Bloomberg Businessweek recently highlighted under the banner, "The Most Feared Man in Washington is..." a profile of Grover Norquist, the chief "Enforcer" of the 'no new taxes' pledge taken by 233 of the 240 House Republicans crafted during House Speaker Newt Gingrich's era of the Contract for America. The pledge binds all of its takers to oppose "any and all efforts" to increase marginal income tax rates and to protect tax deductions and credits, according to Businessweek.
But in fact this pledge has not succeeded in its stated goal of lowering government spending. In fact it has mainly succeeded in starving the main engine of economic growth, consumer spending. For each time Republican administrations have cut taxes in the name of shrinking government, this has instead shifted wealth from the lower and middle income classes to the top income brackets, which lowers the overall demand for goods and services.
As former Reagan Budget Director David Stockman said in an April 23 New York Times op-ed:
While not the stated objective of policy, this reverse Robin Hood outcome cannot be gainsaid: the share of wealth held by the top 1 percent of households has risen to 35 percent from 21 percent since 1979, while their share of income has more than doubled to around 20 percent.
Why hasn't the 'no new taxes' pledge succeeded? Because Republicans are no better at cutting government spending than Democrats -- in fact, worse. Republican administrations since Ronald Reagan have chosen to borrow to pay for their hot and cold wars, rather than sharing the sacrifice, driving us ever deeper into debt.
There are other reasons for slower growth, of course. A slower growing population with more seniors and saturated consumer markets (more than 2 cars in a garage?) are two of the reasons. But during the period 1951-63, when marginal rates were at their peak -- 91 to 93 percent -- the American economy boomed, growing at an average annual rate of 3.71 percent.
"The fact that the marginal rates were what would today be viewed as essentially confiscatory did not cause economic cataclysm -- just the opposite", wrote Eliot Spitzer in Slate, "Whereas during the past seven years, during which we reduced the top marginal rate to 35 percent, average growth was a more meager 1.71 percent."
Which brings us back to the federal deficit, the reason we are debating methods to starve the beast of government spending, in the first place. The latest surge in deficit spending was caused first and foremost by the Bush-era tax cuts to the highest marginal tax rates, and on dividends and capital gains earned by the investor class. This in addition to the 2 wars has cost us more than $3 trillion in borrowed money to date, and the reason our deficit is still growing.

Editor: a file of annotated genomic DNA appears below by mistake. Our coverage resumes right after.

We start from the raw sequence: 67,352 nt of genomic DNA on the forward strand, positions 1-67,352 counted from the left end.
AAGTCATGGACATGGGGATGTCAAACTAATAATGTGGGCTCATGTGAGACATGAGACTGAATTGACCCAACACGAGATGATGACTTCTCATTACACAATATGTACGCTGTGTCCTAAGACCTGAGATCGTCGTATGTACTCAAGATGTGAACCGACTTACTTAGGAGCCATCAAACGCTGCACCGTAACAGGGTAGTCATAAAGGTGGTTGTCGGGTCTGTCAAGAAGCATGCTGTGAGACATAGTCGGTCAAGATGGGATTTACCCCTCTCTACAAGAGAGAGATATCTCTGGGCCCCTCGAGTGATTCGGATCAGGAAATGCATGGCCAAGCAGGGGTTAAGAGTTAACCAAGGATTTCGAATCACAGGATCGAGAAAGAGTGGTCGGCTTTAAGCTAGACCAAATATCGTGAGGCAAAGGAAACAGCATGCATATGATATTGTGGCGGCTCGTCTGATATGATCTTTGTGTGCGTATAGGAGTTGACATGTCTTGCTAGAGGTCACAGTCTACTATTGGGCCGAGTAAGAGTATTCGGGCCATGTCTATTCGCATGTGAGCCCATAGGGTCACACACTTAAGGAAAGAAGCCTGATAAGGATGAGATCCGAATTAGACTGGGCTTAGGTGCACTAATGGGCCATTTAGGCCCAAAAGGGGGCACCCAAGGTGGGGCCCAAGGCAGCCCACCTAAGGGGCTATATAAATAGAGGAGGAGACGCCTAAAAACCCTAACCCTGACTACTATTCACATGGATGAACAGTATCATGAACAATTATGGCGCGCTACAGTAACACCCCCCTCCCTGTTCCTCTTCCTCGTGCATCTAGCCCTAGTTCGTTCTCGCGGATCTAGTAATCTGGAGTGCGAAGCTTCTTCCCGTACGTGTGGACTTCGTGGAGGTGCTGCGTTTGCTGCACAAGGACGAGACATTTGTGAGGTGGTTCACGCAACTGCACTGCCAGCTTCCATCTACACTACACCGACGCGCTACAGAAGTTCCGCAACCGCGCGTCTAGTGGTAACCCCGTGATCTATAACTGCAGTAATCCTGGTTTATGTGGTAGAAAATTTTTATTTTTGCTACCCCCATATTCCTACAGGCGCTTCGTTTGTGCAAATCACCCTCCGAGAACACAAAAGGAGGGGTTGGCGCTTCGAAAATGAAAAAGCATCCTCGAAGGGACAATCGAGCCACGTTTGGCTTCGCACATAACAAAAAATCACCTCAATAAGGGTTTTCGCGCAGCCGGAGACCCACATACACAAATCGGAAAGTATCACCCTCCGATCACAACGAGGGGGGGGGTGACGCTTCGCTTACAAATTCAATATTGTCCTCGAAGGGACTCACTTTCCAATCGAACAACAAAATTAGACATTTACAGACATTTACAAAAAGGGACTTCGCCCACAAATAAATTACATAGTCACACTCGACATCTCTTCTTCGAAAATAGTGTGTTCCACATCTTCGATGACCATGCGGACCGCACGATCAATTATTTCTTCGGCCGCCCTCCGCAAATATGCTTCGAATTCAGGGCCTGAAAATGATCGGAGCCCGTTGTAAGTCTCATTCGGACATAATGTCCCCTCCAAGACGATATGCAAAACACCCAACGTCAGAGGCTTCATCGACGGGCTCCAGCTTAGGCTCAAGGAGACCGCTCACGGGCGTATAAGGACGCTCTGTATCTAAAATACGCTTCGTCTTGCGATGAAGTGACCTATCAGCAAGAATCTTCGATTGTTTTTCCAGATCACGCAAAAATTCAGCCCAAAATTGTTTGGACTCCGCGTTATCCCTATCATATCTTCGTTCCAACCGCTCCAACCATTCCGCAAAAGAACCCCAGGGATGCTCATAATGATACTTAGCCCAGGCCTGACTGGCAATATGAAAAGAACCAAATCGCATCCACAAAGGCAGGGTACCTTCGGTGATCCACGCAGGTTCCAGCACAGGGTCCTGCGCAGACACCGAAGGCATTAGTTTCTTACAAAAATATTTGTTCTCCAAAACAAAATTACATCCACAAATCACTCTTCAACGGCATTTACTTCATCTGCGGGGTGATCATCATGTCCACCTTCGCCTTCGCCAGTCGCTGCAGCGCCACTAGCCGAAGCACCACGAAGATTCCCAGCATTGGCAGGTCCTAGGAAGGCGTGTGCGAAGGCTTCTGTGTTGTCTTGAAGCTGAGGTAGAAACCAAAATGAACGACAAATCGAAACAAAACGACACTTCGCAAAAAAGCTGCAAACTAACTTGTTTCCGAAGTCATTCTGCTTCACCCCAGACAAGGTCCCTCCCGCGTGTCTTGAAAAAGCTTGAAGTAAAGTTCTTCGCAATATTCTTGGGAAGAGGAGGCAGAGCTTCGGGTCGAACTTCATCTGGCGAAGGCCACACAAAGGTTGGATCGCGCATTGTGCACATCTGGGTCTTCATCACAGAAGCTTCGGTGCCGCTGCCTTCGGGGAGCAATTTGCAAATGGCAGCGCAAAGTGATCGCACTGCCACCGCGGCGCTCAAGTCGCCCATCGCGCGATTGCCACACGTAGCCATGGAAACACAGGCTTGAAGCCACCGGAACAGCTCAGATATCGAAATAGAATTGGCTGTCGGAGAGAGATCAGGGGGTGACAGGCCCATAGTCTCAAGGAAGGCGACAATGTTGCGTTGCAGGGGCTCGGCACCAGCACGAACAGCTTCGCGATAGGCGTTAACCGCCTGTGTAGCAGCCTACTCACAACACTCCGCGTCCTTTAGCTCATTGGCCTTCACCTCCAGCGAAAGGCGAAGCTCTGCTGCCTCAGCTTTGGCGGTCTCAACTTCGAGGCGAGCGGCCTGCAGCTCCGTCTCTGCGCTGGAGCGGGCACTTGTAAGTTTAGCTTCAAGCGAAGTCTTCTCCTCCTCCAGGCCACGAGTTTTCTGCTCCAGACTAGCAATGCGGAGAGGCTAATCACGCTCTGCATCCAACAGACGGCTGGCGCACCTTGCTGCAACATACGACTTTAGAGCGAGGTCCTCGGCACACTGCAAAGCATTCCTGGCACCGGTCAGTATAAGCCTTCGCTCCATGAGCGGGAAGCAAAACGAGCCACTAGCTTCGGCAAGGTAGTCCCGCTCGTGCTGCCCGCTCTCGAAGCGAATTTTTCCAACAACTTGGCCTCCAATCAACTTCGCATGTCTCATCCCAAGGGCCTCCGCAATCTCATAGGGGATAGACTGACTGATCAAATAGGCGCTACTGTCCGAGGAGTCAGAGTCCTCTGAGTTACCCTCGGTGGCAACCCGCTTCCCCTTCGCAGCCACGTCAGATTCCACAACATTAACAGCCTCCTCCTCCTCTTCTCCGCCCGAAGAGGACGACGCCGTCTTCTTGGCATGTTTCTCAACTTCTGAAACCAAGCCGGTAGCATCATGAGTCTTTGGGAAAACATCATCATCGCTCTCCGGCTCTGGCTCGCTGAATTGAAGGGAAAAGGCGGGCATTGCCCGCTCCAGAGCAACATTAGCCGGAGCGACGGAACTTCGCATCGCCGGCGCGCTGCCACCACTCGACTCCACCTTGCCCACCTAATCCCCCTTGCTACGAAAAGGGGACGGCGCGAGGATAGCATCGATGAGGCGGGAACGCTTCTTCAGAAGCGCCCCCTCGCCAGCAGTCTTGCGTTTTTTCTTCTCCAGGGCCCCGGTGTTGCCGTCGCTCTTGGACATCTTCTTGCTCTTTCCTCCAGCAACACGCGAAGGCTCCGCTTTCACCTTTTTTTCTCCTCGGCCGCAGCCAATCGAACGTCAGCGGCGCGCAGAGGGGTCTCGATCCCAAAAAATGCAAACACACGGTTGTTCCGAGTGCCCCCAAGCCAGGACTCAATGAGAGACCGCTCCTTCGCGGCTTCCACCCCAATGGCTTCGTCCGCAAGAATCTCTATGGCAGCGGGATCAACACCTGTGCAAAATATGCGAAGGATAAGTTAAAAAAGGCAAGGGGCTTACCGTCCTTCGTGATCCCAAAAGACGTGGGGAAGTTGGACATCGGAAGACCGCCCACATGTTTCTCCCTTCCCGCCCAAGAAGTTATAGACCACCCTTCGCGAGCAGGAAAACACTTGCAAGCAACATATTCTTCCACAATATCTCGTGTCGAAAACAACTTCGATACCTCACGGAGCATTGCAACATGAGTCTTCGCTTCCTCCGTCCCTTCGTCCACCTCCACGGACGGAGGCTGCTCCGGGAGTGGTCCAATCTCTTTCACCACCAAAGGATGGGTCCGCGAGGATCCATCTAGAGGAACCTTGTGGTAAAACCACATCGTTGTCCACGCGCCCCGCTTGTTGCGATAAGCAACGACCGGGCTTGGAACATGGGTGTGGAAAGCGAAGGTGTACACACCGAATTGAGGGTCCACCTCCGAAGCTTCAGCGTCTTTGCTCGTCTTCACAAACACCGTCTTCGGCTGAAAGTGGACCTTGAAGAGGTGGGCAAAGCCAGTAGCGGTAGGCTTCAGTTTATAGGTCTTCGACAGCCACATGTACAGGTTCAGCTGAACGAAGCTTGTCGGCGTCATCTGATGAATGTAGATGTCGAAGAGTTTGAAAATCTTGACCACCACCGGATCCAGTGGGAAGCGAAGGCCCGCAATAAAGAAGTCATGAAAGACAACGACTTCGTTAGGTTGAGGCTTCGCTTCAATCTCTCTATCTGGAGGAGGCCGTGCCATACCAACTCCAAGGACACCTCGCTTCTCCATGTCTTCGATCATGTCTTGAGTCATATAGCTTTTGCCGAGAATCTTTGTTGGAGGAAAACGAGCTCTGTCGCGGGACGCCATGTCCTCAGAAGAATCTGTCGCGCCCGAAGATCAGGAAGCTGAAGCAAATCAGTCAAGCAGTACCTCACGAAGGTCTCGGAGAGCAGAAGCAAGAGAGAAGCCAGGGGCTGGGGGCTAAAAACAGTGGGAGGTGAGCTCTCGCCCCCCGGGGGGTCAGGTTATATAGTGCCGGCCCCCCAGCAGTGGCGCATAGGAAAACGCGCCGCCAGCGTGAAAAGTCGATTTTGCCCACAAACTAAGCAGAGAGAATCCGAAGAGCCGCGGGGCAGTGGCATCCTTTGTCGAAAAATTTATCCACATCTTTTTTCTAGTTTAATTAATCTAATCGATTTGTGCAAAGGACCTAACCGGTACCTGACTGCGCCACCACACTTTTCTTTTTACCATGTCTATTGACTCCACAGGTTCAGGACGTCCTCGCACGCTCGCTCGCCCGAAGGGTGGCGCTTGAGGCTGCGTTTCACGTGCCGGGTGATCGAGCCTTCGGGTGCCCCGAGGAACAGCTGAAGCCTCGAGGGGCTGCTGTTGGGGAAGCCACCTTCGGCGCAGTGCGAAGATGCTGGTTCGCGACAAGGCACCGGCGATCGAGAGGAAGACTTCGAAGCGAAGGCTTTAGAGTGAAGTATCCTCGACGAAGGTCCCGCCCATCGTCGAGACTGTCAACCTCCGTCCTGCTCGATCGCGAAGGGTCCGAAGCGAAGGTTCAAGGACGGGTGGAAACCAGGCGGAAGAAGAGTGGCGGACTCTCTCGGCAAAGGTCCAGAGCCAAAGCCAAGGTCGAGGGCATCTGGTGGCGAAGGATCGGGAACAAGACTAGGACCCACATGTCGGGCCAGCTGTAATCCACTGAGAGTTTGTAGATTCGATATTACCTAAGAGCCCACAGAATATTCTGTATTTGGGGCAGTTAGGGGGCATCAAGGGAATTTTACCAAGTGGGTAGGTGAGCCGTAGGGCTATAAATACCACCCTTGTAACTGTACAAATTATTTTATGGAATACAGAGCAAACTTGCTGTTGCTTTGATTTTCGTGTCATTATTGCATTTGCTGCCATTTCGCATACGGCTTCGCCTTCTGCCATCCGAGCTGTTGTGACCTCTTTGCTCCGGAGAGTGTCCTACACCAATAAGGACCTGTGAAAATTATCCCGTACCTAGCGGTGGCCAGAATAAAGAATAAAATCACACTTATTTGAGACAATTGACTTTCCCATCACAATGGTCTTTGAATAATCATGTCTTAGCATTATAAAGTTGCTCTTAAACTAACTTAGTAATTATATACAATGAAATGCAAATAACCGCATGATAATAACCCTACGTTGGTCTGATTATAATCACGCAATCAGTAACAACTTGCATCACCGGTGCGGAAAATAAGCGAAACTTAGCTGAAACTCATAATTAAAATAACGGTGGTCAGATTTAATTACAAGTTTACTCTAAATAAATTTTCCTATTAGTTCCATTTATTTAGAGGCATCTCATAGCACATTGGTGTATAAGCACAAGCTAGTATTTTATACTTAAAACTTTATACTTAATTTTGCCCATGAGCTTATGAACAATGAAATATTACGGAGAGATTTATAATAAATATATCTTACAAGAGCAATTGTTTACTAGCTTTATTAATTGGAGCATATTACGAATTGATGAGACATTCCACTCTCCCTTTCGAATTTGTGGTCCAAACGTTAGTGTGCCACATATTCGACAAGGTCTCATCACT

Grover Norquist is not an economist, though he has a Harvard MBA business degree. So he chose to do his economic jousting without even the most basic knowledge of economics, it seems. Macroeconomic demand theory teaches that taking money from the pockets of those who spend most of it and transferring it to those who save most of it doesn't increase demand for products.
Economic historians in particular know that tax cuts without spending cuts do not lower deficits, since it chokes off the revenues needed to pay down the deficit. The two largest expansions of debt as a percentage of GDP were during the Reagan and GW Bush presidencies -- from a low of 47 percent in the 1970s to its current some 80 percent. They were also the administrations that would not make comparable spending cuts.
Nor do tax cuts -- particularly to the highest marginal tax rates -- stimulate more growth. In fact, we have seen a historical drop in GDP growth since the decline in highest marginal rates that prevailed during the Eisenhower administrations. Whereas, the only time we have seen a real decline in the federal budget deficit was during the Clinton presidency, when Clinton and Congress agreed to maintain Pay as You Go budget rules that said spending had to match revenues. The highest marginal tax rate was raised to 39 percent while government spending as a percentage of GDP fell, so that the annual deficit was actually erased from 1997 to 2001.
Alas, President Reagan wanted to outspend the Russian military, while GW Bush wanted to invade Iraq without spreading the pain. Instead, he made the call after 9/11 for everyone to go shopping. The problem was that shifting so much wealth to the wealthiest shortchanged consumers, who had to borrow beyond their means to take his advice.
When will we learn the lessons of history? Grover Norquist may be "the most feared man in Washington..." only because we are doomed to repeat our historic mistakes, if we do not begin to understand how and why the federal deficit was created.
This post originally appeared in Popular Economics Weekly.